On 1 August Suffren departed Cuddalore to rendezvous with his reinforcements, and thereafter to undertake his attack on Trincomale. After arriving at Batticaloa eight days later he was joined by the newcomers on the 21st, and the next day his squadron consisting of fourteen sail of the line sailed for Trincomale to arrive off the port that evening. Two thousand four hundred troops were landed on the 25th, the batteries opened against the British fort on the 26th, and after a sustained bombardment over the next five days the garrison surrendered on the 30th. Trincomale was then formally occupied by the French on 1 September, although at least the defeated British army commander was able to negotiate a safe passage to Madras for his men.
In the meantime, the frigate Coventry 28, Captain Andrew Mitchell, had arrived at Madras after fighting a bloody but indecisive action with the French frigate Bellone 32 on 12 August. This engagement had finished within sight of the French anchorage at Batticaloa, and Mitchell had immediately rushed north to advise Hughes of the French squadron’s presence in Ceylon. Realising the danger not only to Trincomale but also to the safety of his expected reinforcements under Commodore Sir Richard Bickerton, the vice-admiral departed Madras on 20 August with a squadron of twelve sail of the line that had been repaired as best as it could. Regrettably the British were frustrated by contrary winds and only arrived off Trincomale on the night of 2 September. Come the next morning Hughes saw the French colours flying above the fort and his worst fears were realised.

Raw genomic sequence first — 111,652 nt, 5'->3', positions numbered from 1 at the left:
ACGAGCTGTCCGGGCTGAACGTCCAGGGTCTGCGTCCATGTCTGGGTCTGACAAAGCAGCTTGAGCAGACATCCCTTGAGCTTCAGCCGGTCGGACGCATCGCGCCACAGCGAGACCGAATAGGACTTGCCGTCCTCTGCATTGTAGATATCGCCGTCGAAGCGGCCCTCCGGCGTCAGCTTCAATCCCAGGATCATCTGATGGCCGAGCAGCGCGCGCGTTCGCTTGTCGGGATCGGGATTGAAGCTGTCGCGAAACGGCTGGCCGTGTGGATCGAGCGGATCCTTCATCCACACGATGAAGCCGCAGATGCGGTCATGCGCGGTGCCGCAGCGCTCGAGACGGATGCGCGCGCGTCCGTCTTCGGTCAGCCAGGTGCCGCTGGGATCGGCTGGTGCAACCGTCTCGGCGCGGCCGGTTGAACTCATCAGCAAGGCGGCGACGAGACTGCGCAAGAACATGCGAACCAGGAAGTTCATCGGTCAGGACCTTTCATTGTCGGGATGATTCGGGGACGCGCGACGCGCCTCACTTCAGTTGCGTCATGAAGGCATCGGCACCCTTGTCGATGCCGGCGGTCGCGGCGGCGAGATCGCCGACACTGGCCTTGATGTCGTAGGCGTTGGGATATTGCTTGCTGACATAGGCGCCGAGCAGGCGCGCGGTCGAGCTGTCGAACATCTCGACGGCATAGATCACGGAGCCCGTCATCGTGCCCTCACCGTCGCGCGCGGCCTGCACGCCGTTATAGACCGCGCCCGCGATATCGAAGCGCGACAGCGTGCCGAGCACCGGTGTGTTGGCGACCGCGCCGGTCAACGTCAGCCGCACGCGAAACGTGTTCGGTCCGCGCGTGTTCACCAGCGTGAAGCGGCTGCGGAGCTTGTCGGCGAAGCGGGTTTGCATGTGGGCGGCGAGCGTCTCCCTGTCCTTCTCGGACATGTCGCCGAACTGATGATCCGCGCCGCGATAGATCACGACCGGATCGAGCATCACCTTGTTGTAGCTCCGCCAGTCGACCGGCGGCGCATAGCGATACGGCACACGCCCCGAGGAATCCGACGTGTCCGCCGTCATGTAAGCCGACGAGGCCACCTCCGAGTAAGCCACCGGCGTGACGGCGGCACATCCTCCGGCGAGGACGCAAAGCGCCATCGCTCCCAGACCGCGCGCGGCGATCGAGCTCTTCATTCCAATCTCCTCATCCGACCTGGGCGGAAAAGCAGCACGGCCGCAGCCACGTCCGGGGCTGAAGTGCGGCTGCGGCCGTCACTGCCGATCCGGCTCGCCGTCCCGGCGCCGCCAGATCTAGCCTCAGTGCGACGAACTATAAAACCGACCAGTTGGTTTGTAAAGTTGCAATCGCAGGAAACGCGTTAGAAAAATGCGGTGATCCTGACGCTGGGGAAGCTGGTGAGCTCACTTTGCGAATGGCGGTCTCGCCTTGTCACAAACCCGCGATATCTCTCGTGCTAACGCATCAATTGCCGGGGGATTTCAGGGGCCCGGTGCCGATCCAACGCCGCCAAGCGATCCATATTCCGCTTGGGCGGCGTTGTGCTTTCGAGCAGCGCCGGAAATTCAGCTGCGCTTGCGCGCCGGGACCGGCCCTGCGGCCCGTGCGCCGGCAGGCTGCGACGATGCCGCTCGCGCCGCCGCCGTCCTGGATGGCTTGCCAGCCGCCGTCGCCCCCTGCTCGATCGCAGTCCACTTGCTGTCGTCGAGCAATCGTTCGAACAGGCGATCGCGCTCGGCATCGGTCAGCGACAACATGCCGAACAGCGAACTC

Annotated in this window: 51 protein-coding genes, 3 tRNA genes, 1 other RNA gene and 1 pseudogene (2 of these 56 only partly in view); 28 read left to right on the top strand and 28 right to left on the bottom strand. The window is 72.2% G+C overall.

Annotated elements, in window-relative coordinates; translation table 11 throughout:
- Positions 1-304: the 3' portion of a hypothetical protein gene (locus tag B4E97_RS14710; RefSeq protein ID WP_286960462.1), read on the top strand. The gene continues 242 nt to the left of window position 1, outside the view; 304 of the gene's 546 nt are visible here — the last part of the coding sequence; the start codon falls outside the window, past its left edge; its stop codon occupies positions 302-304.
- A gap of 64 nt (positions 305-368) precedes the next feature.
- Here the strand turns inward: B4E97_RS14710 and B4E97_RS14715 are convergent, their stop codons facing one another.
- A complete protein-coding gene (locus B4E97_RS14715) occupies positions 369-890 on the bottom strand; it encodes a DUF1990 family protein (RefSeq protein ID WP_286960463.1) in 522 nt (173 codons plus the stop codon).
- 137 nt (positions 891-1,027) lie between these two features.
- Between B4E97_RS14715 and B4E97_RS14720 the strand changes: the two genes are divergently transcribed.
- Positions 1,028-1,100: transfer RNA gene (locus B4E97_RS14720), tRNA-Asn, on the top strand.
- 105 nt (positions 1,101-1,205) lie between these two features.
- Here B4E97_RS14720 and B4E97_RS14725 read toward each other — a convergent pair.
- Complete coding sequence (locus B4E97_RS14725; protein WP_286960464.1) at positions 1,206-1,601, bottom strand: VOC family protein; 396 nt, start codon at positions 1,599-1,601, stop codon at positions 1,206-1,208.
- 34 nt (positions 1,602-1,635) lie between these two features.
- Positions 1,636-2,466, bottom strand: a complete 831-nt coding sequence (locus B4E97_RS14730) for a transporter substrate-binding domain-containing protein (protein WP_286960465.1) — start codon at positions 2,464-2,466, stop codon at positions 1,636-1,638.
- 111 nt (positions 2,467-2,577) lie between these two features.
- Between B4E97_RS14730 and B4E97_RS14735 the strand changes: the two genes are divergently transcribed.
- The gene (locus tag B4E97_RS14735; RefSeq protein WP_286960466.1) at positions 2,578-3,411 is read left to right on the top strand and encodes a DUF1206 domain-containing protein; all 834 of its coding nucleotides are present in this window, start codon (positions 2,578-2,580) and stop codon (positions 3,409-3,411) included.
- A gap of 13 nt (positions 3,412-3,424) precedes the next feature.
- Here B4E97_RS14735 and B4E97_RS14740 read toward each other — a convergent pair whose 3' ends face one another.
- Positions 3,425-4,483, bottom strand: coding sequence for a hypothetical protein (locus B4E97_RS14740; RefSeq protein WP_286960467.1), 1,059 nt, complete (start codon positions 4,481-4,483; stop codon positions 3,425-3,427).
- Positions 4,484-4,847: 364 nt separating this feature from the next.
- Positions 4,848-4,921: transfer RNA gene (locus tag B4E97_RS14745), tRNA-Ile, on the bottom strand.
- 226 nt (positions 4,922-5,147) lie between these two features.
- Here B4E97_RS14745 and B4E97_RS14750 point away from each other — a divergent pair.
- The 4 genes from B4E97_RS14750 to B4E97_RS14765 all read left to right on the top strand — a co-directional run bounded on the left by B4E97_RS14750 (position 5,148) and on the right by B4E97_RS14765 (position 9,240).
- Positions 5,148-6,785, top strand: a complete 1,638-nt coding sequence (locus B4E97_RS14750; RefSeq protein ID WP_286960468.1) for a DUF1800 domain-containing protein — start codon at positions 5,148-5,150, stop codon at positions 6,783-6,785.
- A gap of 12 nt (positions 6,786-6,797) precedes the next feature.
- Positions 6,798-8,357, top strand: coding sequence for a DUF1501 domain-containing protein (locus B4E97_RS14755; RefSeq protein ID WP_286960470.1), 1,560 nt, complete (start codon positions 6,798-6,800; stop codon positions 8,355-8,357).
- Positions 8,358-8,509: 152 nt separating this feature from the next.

In the French camp the arrival of Hughes’ squadron off their newly conquered base led to a further argument between Suffren and the disaffected captains led by his second-in-command, Bernard-Marie Boudin de Tromelin. The captains were all for remaining secure in the anchorage and not putting Trincomale at risk, but once the Bellone returned from a reconnaissance with the advice that the British squadron only numbered twelve sail of the line Suffren insisted that the French take advantage of their numerical superiority to inflict a mortal blow on their enemy.